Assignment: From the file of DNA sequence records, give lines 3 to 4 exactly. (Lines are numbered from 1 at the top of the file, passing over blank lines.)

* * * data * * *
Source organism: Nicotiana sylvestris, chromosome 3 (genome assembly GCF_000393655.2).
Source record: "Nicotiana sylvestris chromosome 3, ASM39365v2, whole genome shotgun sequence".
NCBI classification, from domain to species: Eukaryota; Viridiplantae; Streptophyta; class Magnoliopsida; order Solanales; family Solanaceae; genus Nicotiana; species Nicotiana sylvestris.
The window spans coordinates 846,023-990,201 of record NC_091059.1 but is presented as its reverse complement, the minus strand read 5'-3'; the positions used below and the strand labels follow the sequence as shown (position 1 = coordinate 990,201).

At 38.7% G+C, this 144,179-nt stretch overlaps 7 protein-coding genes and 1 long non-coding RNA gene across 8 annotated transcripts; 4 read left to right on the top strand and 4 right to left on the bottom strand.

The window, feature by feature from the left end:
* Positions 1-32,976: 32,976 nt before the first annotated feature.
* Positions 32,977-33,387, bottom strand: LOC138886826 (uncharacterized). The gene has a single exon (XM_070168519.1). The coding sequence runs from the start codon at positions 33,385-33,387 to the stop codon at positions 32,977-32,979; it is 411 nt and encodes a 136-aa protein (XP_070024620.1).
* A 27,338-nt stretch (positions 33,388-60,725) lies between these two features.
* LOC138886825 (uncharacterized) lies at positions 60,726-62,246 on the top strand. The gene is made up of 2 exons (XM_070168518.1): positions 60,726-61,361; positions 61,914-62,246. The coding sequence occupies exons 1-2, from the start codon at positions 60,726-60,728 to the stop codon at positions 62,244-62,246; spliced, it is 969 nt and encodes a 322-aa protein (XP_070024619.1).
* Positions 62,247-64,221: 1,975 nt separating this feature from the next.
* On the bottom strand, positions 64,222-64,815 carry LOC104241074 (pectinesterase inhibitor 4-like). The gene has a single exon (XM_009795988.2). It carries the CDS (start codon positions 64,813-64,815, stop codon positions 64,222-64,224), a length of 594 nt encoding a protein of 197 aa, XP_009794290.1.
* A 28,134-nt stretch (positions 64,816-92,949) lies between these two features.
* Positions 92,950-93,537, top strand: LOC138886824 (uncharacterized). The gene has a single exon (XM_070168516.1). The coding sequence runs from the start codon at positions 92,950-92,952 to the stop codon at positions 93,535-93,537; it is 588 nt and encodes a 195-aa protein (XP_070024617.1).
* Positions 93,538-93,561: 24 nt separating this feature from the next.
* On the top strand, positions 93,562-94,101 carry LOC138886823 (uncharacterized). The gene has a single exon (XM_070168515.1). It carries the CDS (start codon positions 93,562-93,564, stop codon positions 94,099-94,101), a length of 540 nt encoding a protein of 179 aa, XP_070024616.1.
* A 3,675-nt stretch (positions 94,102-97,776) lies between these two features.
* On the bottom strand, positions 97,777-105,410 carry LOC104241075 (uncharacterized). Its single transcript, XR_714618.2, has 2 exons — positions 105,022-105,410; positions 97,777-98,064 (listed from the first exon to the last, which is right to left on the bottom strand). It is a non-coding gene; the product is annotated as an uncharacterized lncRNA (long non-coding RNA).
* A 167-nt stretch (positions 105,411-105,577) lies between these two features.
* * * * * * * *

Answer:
NCBI classification, from domain to species: Eukaryota; Viridiplantae; Streptophyta; class Magnoliopsida; order Solanales; family Solanaceae; genus Nicotiana; species Nicotiana sylvestris.
The window spans coordinates 846,023-990,201 of record NC_091059.1 but is presented as its reverse complement, the minus strand read 5'-3'; the positions used below and the strand labels follow the sequence as shown (position 1 = coordinate 990,201).